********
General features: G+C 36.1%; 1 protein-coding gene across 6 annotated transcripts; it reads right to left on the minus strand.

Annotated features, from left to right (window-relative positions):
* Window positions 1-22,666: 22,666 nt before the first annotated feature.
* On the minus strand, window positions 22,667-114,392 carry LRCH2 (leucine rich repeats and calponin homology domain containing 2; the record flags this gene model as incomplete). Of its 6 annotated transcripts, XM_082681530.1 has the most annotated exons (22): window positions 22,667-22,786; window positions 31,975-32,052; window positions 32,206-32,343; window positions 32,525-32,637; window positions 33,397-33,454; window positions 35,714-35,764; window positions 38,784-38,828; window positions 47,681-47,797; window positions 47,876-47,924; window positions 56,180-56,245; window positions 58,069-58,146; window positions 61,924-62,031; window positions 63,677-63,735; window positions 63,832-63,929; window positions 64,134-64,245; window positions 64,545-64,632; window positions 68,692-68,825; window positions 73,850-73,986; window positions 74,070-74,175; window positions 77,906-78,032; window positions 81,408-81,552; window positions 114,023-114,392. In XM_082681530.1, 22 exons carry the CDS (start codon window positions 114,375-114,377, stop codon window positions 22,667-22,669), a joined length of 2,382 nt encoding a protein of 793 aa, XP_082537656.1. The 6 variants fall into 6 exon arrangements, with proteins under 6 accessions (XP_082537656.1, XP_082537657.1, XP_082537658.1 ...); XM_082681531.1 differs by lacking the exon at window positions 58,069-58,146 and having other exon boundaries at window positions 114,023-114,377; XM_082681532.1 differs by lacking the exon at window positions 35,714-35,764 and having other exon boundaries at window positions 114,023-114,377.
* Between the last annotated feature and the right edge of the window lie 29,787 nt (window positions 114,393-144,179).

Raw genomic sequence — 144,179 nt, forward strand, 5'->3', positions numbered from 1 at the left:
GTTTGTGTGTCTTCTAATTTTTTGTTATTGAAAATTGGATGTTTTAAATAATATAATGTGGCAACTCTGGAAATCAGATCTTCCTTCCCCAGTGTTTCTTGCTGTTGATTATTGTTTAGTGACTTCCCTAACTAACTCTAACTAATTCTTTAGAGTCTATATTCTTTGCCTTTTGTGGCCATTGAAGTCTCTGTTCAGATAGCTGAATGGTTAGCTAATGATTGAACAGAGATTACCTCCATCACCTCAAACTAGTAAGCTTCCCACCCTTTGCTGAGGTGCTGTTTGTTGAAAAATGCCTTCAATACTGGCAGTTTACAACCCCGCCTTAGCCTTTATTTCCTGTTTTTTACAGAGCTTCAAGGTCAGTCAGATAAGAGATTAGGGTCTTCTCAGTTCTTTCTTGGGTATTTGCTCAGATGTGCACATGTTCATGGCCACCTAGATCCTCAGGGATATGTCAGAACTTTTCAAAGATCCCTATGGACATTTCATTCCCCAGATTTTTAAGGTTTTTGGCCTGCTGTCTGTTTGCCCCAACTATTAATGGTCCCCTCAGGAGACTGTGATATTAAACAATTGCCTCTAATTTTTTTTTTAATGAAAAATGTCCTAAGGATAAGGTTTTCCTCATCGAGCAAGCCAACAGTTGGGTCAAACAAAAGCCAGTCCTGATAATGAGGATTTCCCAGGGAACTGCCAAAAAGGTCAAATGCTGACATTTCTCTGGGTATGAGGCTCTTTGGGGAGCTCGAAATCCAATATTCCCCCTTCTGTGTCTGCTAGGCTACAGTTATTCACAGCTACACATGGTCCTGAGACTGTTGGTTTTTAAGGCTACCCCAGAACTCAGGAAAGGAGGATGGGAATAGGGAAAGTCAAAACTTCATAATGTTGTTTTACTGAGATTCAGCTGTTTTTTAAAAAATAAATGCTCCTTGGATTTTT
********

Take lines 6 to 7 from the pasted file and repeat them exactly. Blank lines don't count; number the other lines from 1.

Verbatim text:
Raw genomic sequence — 144,179 nt, forward strand, 5'->3', positions numbered from 1 at the left:
GTTTGTGTGTCTTCTAATTTTTTGTTATTGAAAATTGGATGTTTTAAATAATATAATGTGGCAACTCTGGAAATCAGATCTTCCTTCCCCAGTGTTTCTTGCTGTTGATTATTGTTTAGTGACTTCCCTAACTAACTCTAACTAATTCTTTAGAGTCTATATTCTTTGCCTTTTGTGGCCATTGAAGTCTCTGTTCAGATAGCTGAATGGTTAGCTAATGATTGAACAGAGATTACCTCCATCACCTCAAACTAGTAAGCTTCCCACCCTTTGCTGAGGTGCTGTTTGTTGAAAAATGCCTTCAATACTGGCAGTTTACAACCCCGCCTTAGCCTTTATTTCCTGTTTTTTACAGAGCTTCAAGGTCAGTCAGATAAGAGATTAGGGTCTTCTCAGTTCTTTCTTGGGTATTTGCTCAGATGTGCACATGTTCATGGCCACCTAGATCCTCAGGGATATGTCAGAACTTTTCAAAGATCCCTATGGACATTTCATTCCCCAGATTTTTAAGGTTTTTGGCCTGCTGTCTGTTTGCCCCAACTATTAATGGTCCCCTCAGGAGACTGTGATATTAAACAATTGCCTCTAATTTTTTTTTTAATGAAAAATGTCCTAAGGATAAGGTTTTCCTCATCGAGCAAGCCAACAGTTGGGTCAAACAAAAGCCAGTCCTGATAATGAGGATTTCCCAGGGAACTGCCAAAAAGGTCAAATGCTGACATTTCTCTGGGTATGAGGCTCTTTGGGGAGCTCGAAATCCAATATTCCCCCTTCTGTGTCTGCTAGGCTACAGTTATTCACAGCTACACATGGTCCTGAGACTGTTGGTTTTTAAGGCTACCCCAGAACTCAGGAAAGGAGGATGGGAATAGGGAAAGTCAAAACTTCATAATGTTGTTTTACTGAGATTCAGCTGTTTTTTAAAAAATAAATGCTCCTTGGATTTTT